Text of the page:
Taiwan is a small island bordering the East China Sea, Philippine Sea, Taiwan Strait and the South China Sea. With a population of 22,858,872 (from July, 2007) Taiwan is about the size of Maryland and Delaware combined. Eighty four percent of Taiwan’s people are of Taiwanese and Hakka decent. Fourteen percent of the people are made up of main land Chinese and two percent of the people are aborigine. Taiwan’s government is a multi party democratic regime headed by a popular elected president. Those are the simple facts of this small island, but whats more important is how much GDP has grown and produced , inflation and unemployment rates, major goods and services, fiscal and monetary policies.
Taiwan has a dynamic capitalist economy with gradually decreasing guidance of investment and foreign trade by government authorities. In keeping with this trend, some large, government-owned banks and industrial firms are being privatized. Exports have provided the primary impetus for industrialization. The island runs a trade surplus, and foreign reserves are the world's third largest. Despite restrictions on cross-strait links, China has overtaken the US to become Taiwan's largest export market and, in 2006, its second-largest source of imports after Japan. China is also the island's number one destination for foreign direct investment. Strong trade performance in 2006 pushed Taiwan's GDP growth rate above 4%, and unemployment is below 4%. Consumer spending recovered following a slowdown early in 2006, when banks tightened lending to address a sharp increase in delinquent consumer debt(1). From 2006 Taiwan's GDP purchasing power was at $681.8 billion, and official exchange rate at $346.7 billion. Its real growth in 2007 is 4.7% which increase .7% from 2006 but decrease 1.3% from 2005.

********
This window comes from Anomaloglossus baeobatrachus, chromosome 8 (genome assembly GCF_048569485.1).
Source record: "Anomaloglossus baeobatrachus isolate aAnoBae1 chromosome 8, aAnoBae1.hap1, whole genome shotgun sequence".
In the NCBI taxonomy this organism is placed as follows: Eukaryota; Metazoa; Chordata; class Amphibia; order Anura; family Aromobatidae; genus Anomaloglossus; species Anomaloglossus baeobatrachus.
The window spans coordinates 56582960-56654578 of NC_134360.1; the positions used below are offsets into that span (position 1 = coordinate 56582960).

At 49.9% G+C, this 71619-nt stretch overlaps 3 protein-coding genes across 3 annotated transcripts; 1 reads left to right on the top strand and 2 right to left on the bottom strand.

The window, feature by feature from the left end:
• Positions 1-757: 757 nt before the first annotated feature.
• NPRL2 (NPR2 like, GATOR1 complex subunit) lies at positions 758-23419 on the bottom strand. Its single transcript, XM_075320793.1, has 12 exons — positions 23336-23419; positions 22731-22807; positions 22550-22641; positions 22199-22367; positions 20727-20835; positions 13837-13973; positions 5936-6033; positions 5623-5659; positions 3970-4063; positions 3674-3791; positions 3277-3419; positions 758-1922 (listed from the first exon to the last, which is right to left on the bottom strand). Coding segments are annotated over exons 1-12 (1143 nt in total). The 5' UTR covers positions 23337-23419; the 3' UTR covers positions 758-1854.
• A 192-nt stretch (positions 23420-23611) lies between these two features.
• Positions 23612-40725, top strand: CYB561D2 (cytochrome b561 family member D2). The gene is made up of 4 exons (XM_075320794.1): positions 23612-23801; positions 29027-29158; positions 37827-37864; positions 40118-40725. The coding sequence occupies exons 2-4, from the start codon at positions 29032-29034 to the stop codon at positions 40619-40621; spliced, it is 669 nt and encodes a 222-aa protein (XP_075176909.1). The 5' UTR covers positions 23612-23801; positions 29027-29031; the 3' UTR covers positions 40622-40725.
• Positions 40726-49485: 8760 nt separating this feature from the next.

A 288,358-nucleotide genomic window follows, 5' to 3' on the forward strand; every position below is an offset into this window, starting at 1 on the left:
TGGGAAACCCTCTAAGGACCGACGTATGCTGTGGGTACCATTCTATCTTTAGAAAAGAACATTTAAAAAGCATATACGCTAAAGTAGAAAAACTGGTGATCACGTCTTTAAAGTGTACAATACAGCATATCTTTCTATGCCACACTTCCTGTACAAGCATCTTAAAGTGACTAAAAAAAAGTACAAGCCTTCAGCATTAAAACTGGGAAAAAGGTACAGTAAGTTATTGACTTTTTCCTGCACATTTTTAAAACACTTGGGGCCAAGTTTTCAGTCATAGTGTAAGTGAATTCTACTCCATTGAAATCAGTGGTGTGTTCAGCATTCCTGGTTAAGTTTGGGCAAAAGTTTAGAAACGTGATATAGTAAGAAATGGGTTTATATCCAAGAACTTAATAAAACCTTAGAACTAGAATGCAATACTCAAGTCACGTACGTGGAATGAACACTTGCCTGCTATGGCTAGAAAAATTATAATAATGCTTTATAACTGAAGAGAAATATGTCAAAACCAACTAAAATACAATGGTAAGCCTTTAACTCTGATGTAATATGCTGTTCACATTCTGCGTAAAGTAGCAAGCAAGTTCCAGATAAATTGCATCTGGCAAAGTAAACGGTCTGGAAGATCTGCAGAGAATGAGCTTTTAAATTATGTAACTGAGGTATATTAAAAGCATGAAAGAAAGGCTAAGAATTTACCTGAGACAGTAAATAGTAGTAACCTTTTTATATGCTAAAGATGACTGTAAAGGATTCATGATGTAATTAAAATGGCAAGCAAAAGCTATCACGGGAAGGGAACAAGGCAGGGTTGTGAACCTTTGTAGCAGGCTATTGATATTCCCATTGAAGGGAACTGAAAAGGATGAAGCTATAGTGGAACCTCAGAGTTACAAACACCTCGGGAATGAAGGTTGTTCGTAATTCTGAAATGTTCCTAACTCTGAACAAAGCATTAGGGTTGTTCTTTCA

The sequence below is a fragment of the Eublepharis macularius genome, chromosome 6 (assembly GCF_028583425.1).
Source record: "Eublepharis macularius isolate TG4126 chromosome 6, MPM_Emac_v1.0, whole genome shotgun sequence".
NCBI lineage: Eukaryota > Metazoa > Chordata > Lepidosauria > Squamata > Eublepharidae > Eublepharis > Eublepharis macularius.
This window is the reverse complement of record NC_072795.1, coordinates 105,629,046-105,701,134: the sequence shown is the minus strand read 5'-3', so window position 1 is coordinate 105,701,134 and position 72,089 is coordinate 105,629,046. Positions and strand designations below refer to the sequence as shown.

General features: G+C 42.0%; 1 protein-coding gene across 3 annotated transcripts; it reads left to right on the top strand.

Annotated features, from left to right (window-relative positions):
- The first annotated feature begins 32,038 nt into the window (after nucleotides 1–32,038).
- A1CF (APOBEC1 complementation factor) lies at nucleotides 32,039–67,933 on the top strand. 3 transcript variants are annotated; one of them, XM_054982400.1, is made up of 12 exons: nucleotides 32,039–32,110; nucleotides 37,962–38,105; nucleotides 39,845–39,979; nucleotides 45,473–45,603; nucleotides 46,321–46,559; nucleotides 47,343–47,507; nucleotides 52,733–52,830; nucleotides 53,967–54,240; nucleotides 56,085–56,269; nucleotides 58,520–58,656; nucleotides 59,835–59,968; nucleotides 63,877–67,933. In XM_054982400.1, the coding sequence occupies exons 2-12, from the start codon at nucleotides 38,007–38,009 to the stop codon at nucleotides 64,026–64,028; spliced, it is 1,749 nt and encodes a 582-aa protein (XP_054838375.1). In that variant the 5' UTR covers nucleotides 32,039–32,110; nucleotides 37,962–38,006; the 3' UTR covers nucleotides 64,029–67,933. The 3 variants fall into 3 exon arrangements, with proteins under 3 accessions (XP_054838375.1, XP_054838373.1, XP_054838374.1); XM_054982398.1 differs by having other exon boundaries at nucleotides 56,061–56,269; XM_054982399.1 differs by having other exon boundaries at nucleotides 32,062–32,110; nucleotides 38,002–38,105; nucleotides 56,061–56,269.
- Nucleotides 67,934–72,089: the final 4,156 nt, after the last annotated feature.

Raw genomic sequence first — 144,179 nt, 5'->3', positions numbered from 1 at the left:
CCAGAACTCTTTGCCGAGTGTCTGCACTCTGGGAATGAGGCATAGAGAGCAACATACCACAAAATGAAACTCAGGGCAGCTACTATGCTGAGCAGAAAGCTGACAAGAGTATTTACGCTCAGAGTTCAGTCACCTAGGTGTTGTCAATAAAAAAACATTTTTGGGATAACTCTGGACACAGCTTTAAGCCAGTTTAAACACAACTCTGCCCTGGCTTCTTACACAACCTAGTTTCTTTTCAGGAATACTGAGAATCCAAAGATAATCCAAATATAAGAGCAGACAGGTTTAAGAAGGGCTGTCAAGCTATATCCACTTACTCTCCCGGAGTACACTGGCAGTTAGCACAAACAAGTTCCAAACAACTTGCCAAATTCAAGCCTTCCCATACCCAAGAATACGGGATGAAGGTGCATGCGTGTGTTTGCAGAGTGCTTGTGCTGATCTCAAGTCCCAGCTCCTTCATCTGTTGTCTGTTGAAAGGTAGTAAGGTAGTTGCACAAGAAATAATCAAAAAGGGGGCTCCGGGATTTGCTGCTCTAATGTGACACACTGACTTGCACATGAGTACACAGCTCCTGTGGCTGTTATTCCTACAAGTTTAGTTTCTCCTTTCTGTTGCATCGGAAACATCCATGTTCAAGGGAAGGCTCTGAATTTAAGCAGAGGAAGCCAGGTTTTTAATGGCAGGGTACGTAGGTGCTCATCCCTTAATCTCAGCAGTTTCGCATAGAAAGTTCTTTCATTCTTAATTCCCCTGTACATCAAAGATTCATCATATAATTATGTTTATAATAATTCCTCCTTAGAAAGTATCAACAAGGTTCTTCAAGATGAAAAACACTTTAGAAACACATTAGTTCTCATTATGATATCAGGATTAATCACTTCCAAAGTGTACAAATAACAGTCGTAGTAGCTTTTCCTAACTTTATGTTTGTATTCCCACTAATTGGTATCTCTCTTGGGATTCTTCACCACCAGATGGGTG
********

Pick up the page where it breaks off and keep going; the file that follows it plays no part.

Foreign trade is the top producer for Taiwan and also the engine that drives its economy. Taiwan's economy remains export-oriented, so it depends on an open world trade regime and...
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